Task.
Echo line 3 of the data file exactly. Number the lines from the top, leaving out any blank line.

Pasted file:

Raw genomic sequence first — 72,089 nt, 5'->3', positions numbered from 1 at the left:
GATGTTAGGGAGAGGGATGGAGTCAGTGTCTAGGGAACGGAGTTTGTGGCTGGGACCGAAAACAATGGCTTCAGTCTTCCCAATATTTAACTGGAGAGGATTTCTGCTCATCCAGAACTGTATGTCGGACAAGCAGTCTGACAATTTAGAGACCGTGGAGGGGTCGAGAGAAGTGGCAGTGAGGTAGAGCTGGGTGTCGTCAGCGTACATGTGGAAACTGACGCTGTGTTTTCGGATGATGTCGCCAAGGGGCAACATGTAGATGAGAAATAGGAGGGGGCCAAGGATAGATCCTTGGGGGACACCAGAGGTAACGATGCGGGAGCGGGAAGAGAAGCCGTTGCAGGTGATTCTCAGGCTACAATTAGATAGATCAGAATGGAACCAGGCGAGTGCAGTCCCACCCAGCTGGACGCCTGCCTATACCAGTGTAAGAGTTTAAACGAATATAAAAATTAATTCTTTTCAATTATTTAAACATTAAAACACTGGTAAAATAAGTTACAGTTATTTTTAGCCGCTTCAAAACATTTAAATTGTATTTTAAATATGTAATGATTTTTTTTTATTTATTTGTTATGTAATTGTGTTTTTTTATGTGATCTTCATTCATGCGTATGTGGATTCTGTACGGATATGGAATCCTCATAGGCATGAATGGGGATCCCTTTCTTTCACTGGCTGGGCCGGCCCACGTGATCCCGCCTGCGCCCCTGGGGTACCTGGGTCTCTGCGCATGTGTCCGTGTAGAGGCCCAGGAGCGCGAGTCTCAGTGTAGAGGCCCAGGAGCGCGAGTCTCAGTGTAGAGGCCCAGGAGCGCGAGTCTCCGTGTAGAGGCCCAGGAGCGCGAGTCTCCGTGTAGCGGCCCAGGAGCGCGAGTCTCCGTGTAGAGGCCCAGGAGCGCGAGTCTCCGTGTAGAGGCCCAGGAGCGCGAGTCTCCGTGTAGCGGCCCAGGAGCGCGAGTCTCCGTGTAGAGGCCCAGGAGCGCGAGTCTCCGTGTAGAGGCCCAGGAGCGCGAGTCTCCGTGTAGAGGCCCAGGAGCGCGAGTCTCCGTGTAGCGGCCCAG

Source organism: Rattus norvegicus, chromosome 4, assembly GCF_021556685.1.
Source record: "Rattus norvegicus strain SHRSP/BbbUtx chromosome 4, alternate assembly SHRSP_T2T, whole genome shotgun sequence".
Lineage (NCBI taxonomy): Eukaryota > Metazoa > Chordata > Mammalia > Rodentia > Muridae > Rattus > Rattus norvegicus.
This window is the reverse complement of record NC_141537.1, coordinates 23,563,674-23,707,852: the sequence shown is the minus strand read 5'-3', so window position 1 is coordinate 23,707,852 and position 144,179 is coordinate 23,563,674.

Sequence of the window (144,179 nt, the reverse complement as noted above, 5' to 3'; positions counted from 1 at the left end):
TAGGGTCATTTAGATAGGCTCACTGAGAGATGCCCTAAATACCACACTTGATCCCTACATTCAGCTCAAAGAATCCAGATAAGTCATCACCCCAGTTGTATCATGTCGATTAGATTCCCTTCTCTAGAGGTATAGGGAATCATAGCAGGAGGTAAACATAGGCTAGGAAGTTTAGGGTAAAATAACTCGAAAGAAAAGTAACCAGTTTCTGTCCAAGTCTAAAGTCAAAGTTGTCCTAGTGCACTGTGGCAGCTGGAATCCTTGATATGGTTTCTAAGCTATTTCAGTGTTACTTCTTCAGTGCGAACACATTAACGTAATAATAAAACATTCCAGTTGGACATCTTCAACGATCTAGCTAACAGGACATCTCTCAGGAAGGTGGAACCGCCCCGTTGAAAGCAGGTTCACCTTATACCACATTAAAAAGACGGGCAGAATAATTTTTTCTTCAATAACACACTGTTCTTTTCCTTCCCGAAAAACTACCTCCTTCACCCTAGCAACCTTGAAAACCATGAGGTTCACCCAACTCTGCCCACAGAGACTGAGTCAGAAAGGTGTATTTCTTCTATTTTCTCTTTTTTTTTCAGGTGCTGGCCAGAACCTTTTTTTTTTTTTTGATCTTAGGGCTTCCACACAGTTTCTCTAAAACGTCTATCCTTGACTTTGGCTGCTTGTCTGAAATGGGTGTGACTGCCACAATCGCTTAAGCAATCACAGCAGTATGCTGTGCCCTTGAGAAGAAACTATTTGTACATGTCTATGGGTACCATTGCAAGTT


Source organism: Rattus norvegicus, chromosome 4, assembly GCF_021556685.1.